NASA's Kennedy Space Center (KSC) seeks to license its Multidimensional Damage Detection System for Flat Surfaces technology. The ability to detect damage to composite surfaces can be crucial, especially when those surfaces are enclosing a sealed environment that sustains human life and/or critical equipment or materials. Minor damage caused by foreign objects can, over time, eventually compromise the structural shell resulting in loss of life and/or destruction of equipment or material. The capability to detect and precisely locate damage to protective surfaces enables technicians to prognosticate the expected lifetime of the composite system, as well as to initiate repairs when needed to prevent catastrophic failure or to extend the service life of the structure.
The Damage Detection System consists of layered composite material, made up of two-dimensional thin-film damage detection layers separated by thicker nondetection layers, coupled with a detection system. The damage detection layers within the composite material are thin films with a conductive grid or striped pattern. The conductive pattern can be applied on a variety of substrates using several different application methods. The number of detection layers in the composite material can be tailored depending on the level of damage detection detail needed for a particular application. When damage occurs to any detection layer, a change in the electrical properties of that layer is detected and reported. Multiple damages can be detected simultaneously, providing real-time detail on the depth and location of the damage.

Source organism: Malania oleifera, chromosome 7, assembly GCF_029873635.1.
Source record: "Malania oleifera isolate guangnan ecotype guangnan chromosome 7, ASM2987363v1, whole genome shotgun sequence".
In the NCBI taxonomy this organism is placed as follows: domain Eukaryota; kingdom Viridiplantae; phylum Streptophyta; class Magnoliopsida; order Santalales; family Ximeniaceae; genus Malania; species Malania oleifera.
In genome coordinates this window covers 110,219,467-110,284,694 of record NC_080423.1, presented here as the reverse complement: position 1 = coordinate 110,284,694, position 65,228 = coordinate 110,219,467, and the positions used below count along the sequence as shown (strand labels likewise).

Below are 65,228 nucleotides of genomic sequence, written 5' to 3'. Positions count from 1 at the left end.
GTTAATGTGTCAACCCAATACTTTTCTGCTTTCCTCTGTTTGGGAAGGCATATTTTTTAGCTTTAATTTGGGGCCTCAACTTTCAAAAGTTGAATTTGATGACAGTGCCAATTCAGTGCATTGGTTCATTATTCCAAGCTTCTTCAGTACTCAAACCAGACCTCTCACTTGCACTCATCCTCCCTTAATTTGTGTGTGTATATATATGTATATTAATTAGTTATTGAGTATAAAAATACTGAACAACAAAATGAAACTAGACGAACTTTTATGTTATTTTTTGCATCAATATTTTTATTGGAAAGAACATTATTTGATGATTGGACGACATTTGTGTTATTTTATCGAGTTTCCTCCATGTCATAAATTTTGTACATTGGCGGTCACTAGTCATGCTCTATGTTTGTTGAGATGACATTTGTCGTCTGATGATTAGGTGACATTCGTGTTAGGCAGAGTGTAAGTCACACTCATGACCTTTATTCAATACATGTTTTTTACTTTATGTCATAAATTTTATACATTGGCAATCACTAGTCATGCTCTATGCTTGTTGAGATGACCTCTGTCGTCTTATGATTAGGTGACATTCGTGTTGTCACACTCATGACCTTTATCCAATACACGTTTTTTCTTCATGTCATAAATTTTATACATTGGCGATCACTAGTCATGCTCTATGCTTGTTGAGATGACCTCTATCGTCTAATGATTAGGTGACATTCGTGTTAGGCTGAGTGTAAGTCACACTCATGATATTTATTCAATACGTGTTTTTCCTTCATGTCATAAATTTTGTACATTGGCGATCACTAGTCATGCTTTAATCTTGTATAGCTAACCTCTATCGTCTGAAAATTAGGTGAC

The truly unique feature of the system is its flexibility. It can be designed to gather as much (or as little) information as needed for a particular application using wireless communication. Individual detection layers can be turned on or off as necessary, and algorithms can be modified to optimize performance. The damage detection system can be used to generate both diagnostic and prognostic information related to the health of layered composite structures, which will be essential if such systems are utilized to protect human life and/or critical equipment and material.
This technology has potential applications in aircraft, military shelters, solar arrays, critical hardware enclosures, spacecraft, space habitats, inflatable structures, and smart garments.